As the flu season gets under way, about one in three Americans have already been vaccinated, health officials reported, according to the Associated Press.
That’s about the same rate or even a little ahead of seasonal flu vaccinations at this time last year, said Dr. Anne Schuchat, of the Centers for Disease Control and Prevention in Atlanta.

“We find that very encouraging,” said Schuchat, noting that the flu hasn’t been in the headlines as it was last year during the swine flu global epidemic.

Schuchat said a survey of adults and children found a third reported getting vaccinated, 15 percent said they would definitely get vaccinated and another 25 percent said they probably would.

The AP did not say what was the racial breakdown for those who got the shot or planned to get it.

A statement from CVS/pharmacy said African Americans have lower influenza and pneumococcal immunization rates, compared to the rest of the population.

The statement said 67 percent of whites and 55 percent of Hispanics received flu shots in the past year, compared to 48 percent of African Americans.

The large chain pharmacy attributed the lower rate for blacks to misconceptions about getting the flu shot and not realizing the seasonal flu can be unpredictable and even healthy people can get seriously ill from the flu.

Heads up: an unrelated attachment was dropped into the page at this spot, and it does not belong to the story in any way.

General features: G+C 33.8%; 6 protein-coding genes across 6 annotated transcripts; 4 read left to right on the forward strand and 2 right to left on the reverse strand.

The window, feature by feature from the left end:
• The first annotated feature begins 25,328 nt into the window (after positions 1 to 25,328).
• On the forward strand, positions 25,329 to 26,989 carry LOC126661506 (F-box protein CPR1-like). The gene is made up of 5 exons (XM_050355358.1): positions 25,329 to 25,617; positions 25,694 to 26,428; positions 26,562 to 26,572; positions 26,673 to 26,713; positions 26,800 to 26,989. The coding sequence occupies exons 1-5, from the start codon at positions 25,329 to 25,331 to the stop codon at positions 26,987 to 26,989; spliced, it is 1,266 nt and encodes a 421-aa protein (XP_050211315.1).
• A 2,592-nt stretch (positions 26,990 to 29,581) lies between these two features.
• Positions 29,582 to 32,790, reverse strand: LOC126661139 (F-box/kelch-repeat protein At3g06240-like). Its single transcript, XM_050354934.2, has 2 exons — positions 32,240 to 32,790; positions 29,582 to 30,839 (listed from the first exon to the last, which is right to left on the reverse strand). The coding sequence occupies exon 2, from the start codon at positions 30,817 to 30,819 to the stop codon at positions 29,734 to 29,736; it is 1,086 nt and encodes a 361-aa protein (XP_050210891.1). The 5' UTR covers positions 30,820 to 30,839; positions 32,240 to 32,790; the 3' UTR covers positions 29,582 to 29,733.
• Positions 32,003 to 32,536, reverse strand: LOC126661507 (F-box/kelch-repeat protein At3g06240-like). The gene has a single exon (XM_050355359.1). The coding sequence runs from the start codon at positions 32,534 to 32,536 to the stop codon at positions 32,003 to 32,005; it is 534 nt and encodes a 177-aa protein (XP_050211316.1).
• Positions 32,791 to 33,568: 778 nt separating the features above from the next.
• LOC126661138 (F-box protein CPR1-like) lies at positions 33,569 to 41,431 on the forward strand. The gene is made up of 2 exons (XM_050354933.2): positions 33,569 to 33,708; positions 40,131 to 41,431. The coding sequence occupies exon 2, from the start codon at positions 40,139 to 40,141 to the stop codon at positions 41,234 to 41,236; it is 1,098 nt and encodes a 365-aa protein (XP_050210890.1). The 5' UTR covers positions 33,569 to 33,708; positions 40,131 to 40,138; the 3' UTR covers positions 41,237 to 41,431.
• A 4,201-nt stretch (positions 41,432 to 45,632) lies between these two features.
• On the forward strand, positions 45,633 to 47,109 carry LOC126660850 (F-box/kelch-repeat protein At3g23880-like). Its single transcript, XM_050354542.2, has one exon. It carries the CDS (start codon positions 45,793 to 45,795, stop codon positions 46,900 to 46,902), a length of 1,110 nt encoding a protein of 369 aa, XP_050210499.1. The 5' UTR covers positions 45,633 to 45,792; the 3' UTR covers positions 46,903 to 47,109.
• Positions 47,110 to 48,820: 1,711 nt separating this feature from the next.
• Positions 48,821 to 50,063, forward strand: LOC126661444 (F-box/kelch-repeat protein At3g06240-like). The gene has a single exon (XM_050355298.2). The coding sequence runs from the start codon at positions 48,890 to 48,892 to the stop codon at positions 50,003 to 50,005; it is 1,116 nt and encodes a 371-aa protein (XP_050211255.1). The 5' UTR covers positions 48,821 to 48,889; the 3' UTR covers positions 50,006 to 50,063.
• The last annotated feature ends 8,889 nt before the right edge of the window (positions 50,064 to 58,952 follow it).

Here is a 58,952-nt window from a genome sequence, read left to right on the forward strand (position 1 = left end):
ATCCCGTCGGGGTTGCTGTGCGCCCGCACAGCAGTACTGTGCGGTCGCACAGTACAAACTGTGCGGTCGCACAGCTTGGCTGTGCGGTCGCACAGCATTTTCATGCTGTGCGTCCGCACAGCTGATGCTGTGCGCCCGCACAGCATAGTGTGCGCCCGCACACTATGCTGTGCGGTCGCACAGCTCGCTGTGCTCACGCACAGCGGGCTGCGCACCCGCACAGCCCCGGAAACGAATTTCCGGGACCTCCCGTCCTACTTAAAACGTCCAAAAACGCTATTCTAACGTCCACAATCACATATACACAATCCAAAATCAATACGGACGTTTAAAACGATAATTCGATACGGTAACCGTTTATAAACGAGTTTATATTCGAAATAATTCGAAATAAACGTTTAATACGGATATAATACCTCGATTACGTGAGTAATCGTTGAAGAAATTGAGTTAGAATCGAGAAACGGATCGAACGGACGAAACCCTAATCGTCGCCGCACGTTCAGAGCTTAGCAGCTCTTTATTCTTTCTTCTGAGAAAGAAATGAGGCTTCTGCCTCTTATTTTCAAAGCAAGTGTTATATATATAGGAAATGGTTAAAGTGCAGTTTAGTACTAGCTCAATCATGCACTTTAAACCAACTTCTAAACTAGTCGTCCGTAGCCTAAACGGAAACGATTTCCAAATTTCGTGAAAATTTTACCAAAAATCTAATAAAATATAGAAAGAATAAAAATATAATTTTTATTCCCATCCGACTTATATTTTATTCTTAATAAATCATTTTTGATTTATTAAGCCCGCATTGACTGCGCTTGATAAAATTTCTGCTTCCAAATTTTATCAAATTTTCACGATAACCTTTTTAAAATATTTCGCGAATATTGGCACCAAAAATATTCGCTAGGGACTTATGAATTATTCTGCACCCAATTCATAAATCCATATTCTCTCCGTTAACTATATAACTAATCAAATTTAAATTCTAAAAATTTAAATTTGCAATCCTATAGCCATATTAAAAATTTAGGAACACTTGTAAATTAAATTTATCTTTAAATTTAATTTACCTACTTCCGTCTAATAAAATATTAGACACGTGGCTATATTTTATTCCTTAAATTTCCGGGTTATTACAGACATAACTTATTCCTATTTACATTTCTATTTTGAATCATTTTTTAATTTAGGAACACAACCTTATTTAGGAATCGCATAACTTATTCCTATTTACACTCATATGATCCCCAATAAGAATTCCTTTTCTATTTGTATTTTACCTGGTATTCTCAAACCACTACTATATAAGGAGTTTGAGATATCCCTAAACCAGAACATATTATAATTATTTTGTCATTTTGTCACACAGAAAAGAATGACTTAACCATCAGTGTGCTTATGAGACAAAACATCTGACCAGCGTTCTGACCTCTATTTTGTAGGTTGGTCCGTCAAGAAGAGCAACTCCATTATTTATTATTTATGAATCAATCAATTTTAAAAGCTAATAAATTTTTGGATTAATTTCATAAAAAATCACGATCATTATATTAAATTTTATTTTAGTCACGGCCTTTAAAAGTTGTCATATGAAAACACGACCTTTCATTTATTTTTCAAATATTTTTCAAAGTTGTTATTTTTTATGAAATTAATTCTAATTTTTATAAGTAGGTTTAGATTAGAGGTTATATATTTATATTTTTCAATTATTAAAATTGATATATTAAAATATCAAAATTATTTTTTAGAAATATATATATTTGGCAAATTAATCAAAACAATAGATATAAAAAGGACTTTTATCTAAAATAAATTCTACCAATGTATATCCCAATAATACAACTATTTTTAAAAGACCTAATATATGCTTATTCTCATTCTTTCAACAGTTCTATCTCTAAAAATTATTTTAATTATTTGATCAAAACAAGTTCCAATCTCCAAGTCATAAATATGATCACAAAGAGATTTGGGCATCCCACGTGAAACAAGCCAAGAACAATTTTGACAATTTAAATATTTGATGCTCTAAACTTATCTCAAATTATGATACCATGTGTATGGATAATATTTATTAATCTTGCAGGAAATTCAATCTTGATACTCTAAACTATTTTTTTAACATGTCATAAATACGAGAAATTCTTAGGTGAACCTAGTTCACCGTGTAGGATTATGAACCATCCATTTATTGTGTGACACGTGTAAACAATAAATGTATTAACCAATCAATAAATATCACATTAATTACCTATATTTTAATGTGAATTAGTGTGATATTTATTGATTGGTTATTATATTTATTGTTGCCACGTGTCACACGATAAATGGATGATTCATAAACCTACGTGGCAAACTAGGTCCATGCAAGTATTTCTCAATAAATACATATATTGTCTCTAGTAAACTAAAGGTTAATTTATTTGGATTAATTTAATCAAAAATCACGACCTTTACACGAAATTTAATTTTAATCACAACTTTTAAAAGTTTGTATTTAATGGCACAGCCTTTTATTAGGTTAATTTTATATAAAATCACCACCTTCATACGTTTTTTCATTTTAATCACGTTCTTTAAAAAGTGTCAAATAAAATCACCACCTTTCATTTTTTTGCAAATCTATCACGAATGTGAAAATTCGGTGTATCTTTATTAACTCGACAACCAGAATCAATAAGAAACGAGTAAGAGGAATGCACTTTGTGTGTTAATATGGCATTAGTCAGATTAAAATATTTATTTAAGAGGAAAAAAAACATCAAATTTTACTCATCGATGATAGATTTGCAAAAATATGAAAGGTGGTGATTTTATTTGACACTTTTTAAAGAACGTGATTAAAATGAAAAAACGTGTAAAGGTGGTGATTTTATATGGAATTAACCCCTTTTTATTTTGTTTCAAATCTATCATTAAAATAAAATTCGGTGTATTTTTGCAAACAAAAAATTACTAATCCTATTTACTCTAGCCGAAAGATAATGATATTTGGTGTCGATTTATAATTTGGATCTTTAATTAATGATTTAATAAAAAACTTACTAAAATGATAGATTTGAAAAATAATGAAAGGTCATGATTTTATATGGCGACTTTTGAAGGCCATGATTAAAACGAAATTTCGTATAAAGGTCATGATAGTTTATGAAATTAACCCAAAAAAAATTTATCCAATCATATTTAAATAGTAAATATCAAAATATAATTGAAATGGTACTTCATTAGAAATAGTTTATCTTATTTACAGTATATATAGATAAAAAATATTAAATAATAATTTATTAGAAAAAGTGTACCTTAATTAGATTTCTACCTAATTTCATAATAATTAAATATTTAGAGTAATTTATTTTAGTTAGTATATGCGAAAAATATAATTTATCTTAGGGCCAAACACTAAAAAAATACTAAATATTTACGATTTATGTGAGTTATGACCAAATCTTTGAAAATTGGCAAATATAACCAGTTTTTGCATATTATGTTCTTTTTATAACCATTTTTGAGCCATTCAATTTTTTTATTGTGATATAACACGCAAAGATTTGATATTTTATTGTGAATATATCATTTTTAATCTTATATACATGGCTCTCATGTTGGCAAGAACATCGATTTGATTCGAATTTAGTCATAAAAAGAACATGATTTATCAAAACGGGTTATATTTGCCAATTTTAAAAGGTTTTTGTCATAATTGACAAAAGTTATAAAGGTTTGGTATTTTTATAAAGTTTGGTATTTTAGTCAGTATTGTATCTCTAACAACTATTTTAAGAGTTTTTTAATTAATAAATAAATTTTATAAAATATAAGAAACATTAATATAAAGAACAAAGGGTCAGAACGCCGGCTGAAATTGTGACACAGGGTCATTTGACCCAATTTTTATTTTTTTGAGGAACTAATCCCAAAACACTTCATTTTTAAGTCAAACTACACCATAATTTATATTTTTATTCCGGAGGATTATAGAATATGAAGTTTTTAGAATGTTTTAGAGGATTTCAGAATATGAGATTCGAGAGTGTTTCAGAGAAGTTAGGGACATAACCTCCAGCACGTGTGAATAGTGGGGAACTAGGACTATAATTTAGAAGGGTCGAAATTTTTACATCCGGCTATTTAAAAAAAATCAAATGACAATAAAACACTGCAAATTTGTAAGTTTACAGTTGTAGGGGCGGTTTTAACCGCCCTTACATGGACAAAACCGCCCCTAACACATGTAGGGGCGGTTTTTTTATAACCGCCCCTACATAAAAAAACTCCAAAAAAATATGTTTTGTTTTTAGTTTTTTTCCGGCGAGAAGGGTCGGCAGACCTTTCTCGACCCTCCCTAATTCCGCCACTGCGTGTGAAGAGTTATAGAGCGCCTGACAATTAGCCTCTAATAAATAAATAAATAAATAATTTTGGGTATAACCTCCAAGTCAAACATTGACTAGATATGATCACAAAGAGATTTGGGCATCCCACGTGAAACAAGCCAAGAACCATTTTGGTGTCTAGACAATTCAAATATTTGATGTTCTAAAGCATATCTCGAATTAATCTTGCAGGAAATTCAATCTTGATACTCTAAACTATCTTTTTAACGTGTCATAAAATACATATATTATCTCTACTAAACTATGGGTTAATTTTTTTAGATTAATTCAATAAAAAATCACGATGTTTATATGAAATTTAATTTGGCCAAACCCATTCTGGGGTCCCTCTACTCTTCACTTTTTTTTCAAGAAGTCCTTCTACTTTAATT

Those include a belief that if they get the flu shot they will become seriously ill.  Also, that the flu shot administered in retail settings such as pharmacies is not of the same quality and standard as the flu shot from their doctor’s office.

Flu usually peaks between January and March but was widespread a year ago because of swine flu. So far, flu activity nationwide has been low except in the Southeast, particularly in Georgia, the AP reported.

“Don’t be fooled by the past few months. Flu is coming,” Schuchat warned during a teleconference.

For the first time, officials this year are urging nearly everyone to get protected with a flu shot or nasal spray. The only exception is babies younger than 6 months, the AP said.

Fears of swine flu last year helped boost vaccination for the ordinary flu to a record 40 percent of adults and children. Two shots were needed last year, one for winter flu and one for swine flu.

Most of the flu in the U.S. then was swine flu, the 2009 H1N1 strain. It killed about 12,000 people. While it turned out not to be as deadly as first feared, children and young adults were hit hard.

H1N1 was a “sobering reminder about the severity and unpredictability of flu,” said Schuchat.

Schuchat said flu vaccine is plentiful; a record 160 million doses have been distributed. Each year, a different flu vaccine is brewed to match flu strains. This year’s includes swine flu and two other kinds of influenza. So far, swine flu is trailing the other two.

In the CDC survey, two-thirds of the people vaccinated said they got it at a doctor’s office, hospital or clinic. The rest got it at work or a store. The highest vaccination rate was in those 65 and older.